)After having weighed up the advantages and threats from the use of futures and options contracts to the trader and especially to the investor we must now turn our attention to discussing whether or not further regulation and/or restriction is required. The concept of options being risky and speculative is not new and therefore its dealing was officially banned on the London Stock Exchange in the late 18th and early 19th century and for a short time in the mid 20th century. This proves to us that the issue over the regulation, and / or restriction of derivatives, especially options and futures is not at all a recent one. However the case for more restriction has been strengthened in this last decade by massive losses being incurred by companies such as Barings Bank (860m) and the German industrial and chemicals trading group Metallgesellschaft ($1300m).Barings bank collapse brought about concerns over the regulators ability to supervise the financial institutions, however a closer look at the details allows us to come to a conclusion as to whether more regulation could have helped. Even though the majority of the losses came from stock index futures it seems to have been their misuse and not their nature that caused it. The problem at Barings was the failure to segregate important jobs and supervise their internal control properly, it was unfortunate to have a dishonest employee in charge but that is besides the point.
From what we see at the bank we would think that no extra regulation is needed but, would better supervision from outside have prevented the company from self-destructing ? The answer seems to be yes, and that is why those for increasing restrictions believe we need more international harmonisation in this area, it is surprising that even after the collapse of Barings the British regulators did not get any real information from the Singapore regulators. They believe different treatments and supervision is not acceptable for such a difficult area to police.Other pro-regulation campaigners believe that if you don’t have the right controls in place you can’t catch the problem fast enough, (The Signs That Spell Danger. FT 16/11/95 ). However this article also points out that the problem lies with overconfidence when using the derivatives, because in the past there have been many benefits, loose control and a lot of ignorance in the field. There is no doubt the financial institutions are very interwoven and can affect each other greatly, derivatives carrying very big figures and not being understood very well therefore would be a cause for concern. There are other issues which are brought up by those wanting more regulation such as:- The high degree of leverage common to derivatives.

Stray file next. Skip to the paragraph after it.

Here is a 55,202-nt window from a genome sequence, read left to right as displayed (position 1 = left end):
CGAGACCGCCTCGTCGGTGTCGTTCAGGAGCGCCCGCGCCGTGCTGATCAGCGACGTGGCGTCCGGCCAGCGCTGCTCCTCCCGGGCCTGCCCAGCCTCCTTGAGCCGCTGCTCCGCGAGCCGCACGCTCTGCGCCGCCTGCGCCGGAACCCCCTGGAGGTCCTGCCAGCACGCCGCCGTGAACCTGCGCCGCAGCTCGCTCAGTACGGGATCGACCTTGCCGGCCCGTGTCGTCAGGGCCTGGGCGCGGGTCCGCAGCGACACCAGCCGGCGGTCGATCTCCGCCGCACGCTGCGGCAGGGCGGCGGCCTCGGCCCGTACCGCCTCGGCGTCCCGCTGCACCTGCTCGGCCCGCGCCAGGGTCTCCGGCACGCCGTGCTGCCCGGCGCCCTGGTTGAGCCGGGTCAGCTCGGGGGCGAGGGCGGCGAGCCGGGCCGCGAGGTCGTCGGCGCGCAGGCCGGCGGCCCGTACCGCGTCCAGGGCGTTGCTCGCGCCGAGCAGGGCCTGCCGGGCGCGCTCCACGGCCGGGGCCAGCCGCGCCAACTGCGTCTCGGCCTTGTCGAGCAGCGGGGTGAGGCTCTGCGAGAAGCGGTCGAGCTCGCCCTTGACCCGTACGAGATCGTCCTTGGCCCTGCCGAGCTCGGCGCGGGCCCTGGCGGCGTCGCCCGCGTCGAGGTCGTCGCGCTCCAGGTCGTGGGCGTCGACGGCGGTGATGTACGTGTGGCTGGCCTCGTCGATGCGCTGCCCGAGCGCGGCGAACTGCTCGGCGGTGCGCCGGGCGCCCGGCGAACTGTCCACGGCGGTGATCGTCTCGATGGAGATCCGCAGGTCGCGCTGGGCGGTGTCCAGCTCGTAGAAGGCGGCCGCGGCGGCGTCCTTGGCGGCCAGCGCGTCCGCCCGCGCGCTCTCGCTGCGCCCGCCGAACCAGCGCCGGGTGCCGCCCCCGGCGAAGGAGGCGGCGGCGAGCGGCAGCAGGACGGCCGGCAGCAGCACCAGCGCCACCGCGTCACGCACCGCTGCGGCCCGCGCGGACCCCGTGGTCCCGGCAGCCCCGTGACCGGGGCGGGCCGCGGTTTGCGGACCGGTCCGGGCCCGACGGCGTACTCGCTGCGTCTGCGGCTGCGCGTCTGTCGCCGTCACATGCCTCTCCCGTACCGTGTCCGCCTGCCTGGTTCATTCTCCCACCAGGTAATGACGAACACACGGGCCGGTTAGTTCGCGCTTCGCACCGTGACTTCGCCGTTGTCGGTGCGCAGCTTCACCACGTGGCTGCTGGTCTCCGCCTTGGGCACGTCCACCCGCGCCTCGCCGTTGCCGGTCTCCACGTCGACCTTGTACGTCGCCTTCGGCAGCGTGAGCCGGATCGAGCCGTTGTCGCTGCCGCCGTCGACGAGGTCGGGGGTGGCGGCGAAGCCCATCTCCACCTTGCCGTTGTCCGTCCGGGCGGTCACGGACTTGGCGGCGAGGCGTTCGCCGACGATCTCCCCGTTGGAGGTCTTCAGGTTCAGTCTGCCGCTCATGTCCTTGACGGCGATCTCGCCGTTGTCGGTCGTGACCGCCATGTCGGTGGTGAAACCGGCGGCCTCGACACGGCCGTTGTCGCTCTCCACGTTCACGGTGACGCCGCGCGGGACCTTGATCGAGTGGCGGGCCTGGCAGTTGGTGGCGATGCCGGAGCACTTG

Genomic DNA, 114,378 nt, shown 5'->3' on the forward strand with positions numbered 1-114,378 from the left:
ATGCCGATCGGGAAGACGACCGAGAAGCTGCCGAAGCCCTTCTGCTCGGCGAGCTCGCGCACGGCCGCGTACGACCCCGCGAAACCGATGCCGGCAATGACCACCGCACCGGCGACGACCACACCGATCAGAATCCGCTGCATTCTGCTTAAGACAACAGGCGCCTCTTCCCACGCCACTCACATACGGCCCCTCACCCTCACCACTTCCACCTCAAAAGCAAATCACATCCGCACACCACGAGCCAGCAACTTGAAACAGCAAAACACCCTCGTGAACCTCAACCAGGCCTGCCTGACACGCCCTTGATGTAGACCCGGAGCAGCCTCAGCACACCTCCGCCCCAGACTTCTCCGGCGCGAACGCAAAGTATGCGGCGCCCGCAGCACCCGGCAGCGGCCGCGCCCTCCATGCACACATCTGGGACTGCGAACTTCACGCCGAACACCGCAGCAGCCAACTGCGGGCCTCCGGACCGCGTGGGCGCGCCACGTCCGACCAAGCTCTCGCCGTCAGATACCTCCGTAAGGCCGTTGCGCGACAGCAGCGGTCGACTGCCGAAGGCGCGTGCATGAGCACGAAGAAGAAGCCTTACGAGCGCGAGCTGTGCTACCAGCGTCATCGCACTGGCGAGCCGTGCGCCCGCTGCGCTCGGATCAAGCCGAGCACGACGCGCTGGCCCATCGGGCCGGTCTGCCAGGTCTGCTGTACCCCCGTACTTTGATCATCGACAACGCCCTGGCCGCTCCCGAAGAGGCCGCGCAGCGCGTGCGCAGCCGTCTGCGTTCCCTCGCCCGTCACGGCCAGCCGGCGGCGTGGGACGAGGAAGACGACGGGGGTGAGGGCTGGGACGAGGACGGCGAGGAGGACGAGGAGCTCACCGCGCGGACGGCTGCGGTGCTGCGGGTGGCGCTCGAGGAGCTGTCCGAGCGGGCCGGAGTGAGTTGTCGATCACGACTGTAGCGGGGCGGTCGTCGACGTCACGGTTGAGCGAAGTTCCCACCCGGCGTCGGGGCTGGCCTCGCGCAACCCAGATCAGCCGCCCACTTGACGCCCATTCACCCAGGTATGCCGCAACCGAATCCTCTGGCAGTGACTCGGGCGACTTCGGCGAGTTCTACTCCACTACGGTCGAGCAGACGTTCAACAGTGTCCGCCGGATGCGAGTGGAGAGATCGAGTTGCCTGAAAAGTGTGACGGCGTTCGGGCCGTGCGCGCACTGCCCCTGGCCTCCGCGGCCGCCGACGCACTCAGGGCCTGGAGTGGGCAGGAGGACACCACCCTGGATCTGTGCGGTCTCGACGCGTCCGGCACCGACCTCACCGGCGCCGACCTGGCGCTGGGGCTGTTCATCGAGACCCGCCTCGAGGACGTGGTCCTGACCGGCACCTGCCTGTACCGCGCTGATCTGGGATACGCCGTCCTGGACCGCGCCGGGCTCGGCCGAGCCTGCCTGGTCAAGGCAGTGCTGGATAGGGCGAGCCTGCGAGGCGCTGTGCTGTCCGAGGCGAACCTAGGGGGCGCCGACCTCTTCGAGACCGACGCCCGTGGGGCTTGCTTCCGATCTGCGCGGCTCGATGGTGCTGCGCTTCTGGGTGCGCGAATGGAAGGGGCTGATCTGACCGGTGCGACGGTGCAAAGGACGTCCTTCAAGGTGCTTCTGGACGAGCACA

– The fear that companies using them could drag each other down, – The risk that banks are accumulating, and- The fact that derivatives are ‘ zero-sum games’ means someone will always loose out at anorther’s expense.However we must now bring forward the case of those who are against any further interference by outside regulators. They say that derivatives are basically being blamed for all these disasters just because they are not understood, and therefore this must be the problem, but looking closely at the mishaps proves that it is their misuse and not the nature of the derivatives to blame. They go on to inform us that there is sophisticated risk-management systems in use to help react to sudden adverse movements, and that drills already have been carried out.
They also say that the market is the best assessor of its needs if supplied with sufficient information and not outside regulations and restrictions. Basically according to them, derivatives must be used properly and be understood to supply benefit, however this raises the question of how can the average investor understand derivatives when the writers don’t ?CONCLUSIONFrom what we have discussed it seems clear why derivatives have cause for concern. They are very difficult to understand and as a result many are investing in them without enough information before hand. The advantages do outweigh the disadvantages when it comes to futures and options and therefore we could argue that it should be left up to the investor to decide what to do with his / her money. The problem gets worse when we come to the issue about more or less regulations and or restrictions.
We get a picture of the corruption inside the offices of derivative sellers when we read books like ‘FIASCO, Blood in the water on Wall Street,’ by Frank Partnoy, and ‘Liars Poker,’ by Michael Lewis. Both show the immorality and deceit that goes on when derivatives are sold by the traders and how they aim to ‘rip peoples faces off ‘ . Frank Partnoy writes that ‘ shooting doves or clay pigeons was an excellent training for the more exhilarating real life kill, when the shrapnel of a complex financial instrument tore through the pocket of a wealthy unsuspecting human pigeon.’ If this is the attitude of the sellers then investors definitely need more protection. Some more supervision and international harmonisation on the market could result in the avoidance of future disasters but more self-regulation could be encouraged and set in play also.
The bottom line is that anyone in the derivative business really needs to be more careful and have more control over what they are doing. Again Partnoy in his book FIASCO says, ‘ Most of us enter the investment business for the same sanity- destroying reasons a woman becomes a prostitute.’ So if you do decide to invest you should take the advice of the Office of Kansas Securities Commission which is ‘Investigate before you invest.’BIBLIOGRAPHY- Edwards, W.H.W, Key Financial Instruments; Understanding motivation in the World of Derivatives- Lewis, M, (1989), Liar’s Poker, Coronet Books.- Office of Kansas Securities Commission website.- Partnoy, F, (1997), FIASCO Blood in the water on Wall Street, Profile Books.- Piesse, J, Piesnell, K, and Ward, C, (1995), British Financial Markets and Institutions, Prentice Hall.- Pike, R, and Neale, W, (1996), Corporate Finance Investment, Prentice Hall.- Rutterford, J, (1993), Introduction to the Stock Exchange Investment, Macmillan.- Specimen handouts given out in Lectures